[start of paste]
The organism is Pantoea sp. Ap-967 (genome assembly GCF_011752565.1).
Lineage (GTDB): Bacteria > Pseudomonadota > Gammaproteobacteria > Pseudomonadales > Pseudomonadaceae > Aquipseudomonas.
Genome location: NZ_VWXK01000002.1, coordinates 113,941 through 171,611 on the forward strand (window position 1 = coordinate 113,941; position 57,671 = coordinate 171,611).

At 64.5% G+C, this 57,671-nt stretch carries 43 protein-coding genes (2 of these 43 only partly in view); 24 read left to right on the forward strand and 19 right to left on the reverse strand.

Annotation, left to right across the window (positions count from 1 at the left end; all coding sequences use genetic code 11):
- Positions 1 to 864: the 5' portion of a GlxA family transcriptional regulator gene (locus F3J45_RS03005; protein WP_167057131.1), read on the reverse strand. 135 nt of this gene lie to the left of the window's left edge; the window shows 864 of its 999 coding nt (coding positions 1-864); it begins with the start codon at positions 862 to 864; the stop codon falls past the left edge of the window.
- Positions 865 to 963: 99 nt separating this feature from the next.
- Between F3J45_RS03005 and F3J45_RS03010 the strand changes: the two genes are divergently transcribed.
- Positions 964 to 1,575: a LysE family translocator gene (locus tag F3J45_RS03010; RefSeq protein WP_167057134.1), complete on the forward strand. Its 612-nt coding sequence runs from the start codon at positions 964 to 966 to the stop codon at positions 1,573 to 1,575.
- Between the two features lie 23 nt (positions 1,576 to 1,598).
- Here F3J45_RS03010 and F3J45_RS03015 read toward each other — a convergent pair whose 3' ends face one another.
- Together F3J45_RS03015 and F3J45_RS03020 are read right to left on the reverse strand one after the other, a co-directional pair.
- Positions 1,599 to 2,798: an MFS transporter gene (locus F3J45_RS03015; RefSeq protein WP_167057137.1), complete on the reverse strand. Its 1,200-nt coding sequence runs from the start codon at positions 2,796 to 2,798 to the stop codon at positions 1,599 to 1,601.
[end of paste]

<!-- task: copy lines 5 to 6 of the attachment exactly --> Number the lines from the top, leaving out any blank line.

Annotation, left to right across the window (positions count from 1 at the left end; all coding sequences use genetic code 11):
- Positions 1 to 864: the 5' portion of a GlxA family transcriptional regulator gene (locus F3J45_RS03005; protein WP_167057131.1), read on the reverse strand. 135 nt of this gene lie to the left of the window's left edge; the window shows 864 of its 999 coding nt (coding positions 1-864); it begins with the start codon at positions 862 to 864; the stop codon falls past the left edge of the window.